You also may need to prepare about fees that may be incurred for international money transfers and transactions. Usually, you will be charged a percentage of the total transaction on top of a flat fee. You will also be required to make a minimum initial deposit. It varies in every bank and what type of account you are getting. But in general, the amount of money you can prepare is around IDR 500,000 to IDR 1,500,000 ($35 to $100).
You are also expected to maintain a minimum balance in your account. The amount starts from IDR 50,000 ($3.50) and you will be charged a penalty fee if you fail to maintain the minimum balance.
What If You Don’t Have Residence Permits?
Some foreigners or expats stay in Indonesia for a short period but need to open a personal bank account. Unfortunately, it’s almost impossible for a foreigner to open a bank account in Indonesia without a residence permit. To obtain a residency permit like KITAS, you have to wait for over six months including the submission of your application. This is why many foreigners choose to keep using their foreign bank accounts which can be costly and time-wasting.
However, there’s a solution if you are in that kind of position. With a new work permit regulation in Indonesia that was published in October 2015. The foreigners who stay for a while in Indonesia to attend seminars, meetings, short-courses, and training do not have to apply for IMTA (a work permit for the foreign workers in Indonesia), but a business visa instead. So, it is recommended that a foreigner who temporarily stays in Indonesia for a business trip to have a business visa.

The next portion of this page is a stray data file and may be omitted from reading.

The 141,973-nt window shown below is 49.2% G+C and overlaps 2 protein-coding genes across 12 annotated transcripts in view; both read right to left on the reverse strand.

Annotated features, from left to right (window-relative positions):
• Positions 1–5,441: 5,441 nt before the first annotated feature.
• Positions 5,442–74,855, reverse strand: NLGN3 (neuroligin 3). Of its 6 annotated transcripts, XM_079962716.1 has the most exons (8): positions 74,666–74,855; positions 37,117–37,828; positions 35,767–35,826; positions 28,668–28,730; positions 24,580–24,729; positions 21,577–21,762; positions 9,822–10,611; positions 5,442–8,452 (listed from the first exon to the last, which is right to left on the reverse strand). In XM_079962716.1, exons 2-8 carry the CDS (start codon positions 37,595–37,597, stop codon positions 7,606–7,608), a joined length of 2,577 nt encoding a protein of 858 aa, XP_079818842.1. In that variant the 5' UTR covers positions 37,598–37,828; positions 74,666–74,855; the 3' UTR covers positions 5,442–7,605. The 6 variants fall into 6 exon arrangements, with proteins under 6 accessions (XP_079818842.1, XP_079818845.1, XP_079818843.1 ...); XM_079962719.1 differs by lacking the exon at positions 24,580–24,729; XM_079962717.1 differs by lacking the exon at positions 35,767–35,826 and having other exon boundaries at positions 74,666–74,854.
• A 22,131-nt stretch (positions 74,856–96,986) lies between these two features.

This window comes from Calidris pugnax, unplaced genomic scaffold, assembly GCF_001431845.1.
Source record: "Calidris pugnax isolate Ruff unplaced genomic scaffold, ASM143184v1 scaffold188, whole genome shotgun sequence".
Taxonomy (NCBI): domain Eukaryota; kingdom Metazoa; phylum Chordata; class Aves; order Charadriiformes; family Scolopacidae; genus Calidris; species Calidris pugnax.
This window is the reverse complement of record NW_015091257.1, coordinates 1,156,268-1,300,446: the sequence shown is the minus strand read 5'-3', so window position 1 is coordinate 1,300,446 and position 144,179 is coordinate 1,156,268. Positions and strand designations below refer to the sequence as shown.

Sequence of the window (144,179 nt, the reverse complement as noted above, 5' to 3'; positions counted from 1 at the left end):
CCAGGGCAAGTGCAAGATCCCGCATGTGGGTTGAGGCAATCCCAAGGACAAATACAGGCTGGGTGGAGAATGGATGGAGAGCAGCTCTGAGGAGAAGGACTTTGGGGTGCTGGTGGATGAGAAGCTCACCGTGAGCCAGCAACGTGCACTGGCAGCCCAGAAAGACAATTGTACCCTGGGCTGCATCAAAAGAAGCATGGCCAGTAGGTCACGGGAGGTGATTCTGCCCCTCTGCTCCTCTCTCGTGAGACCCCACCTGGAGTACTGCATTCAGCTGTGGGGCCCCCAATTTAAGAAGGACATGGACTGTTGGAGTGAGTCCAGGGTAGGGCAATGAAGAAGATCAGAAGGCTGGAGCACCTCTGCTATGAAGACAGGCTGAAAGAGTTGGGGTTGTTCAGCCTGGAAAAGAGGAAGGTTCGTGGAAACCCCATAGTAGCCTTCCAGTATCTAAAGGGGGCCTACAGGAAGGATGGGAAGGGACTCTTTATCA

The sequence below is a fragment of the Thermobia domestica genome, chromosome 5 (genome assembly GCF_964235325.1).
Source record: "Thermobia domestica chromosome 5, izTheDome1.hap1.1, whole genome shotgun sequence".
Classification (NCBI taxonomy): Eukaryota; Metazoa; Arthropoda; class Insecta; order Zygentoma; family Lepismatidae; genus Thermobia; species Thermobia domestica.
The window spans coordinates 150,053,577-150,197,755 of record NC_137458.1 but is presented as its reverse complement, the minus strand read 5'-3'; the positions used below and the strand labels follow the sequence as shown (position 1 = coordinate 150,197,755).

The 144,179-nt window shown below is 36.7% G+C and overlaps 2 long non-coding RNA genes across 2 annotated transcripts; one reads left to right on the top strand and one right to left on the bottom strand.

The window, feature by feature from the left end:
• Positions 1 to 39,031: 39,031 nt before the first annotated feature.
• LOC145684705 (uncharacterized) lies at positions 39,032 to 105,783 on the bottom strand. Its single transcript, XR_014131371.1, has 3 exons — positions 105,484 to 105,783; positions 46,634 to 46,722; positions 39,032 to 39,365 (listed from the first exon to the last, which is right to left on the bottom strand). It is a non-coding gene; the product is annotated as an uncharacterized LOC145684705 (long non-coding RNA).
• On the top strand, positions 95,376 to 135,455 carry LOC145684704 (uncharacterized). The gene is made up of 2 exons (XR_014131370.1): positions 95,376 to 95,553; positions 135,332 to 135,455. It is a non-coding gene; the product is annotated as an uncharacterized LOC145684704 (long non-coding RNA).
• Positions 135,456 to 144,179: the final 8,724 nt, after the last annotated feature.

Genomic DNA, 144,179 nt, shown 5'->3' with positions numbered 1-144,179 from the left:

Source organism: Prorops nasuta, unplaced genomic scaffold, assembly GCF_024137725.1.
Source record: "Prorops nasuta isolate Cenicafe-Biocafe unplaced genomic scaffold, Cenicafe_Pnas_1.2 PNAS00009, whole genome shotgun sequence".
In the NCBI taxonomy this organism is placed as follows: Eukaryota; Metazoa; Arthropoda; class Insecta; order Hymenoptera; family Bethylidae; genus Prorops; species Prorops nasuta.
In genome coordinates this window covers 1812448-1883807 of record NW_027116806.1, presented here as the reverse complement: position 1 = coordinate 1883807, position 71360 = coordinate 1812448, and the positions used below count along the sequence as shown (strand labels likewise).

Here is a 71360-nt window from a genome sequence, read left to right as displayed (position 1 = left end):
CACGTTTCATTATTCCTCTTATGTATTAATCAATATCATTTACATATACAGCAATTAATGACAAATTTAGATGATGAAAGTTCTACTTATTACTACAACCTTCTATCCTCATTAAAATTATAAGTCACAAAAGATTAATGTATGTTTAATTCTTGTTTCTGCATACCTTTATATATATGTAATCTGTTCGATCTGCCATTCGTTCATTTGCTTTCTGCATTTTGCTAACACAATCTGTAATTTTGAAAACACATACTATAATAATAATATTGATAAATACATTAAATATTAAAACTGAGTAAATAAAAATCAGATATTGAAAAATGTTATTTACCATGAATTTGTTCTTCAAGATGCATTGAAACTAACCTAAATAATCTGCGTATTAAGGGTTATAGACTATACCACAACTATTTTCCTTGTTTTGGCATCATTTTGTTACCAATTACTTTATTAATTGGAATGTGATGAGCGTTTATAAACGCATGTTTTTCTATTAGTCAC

How to Get a Business Visa
Business visas are only for business purposes such as attending a seminar, short courses, or a conference. There are two types of business visas in Indonesia, It is a single entry business visa that lets you stay in Indonesia for 60 days and the multiple-entry business visas which allows you to stay in Indonesia for one year
Here are the steps to get a business visa:
- Get a sponsor (an Indonesian registered legal firm).
- The sponsor submits your visa invitation to the Indonesian Immigration Office.
- The Immigration sends the visa invitation to an Indonesian Embassy of your choice (3-5 working days).
- The Embassy proceeds your business visa (3 working days).
Aside from traditional payment methods, such as debit and credit cards, digital payments began to appear in Indonesia, for example; OVO, GoPay (in the Gojek app), and DANA. Digital payment apps began to be used often by Indonesian people because it is easier to use in daily transactions. Also, many stores, malls, tenants, often offer various promos such as cashback and discounts if paying using a particular digital app.
These digital apps can also transfer to other apps users. Although there are still some shortcomings in the digital app such as, money exchange and international payments, these digital payment apps can be a good alternative for those of you who want to simply do daily transactions in Indonesia.
There it is! Now, as an expat, you don’t have to be worry to open a bank account in Indonesia. You can simply follow the instruction and prepare documents that are already mentioned in the article above. Good luck!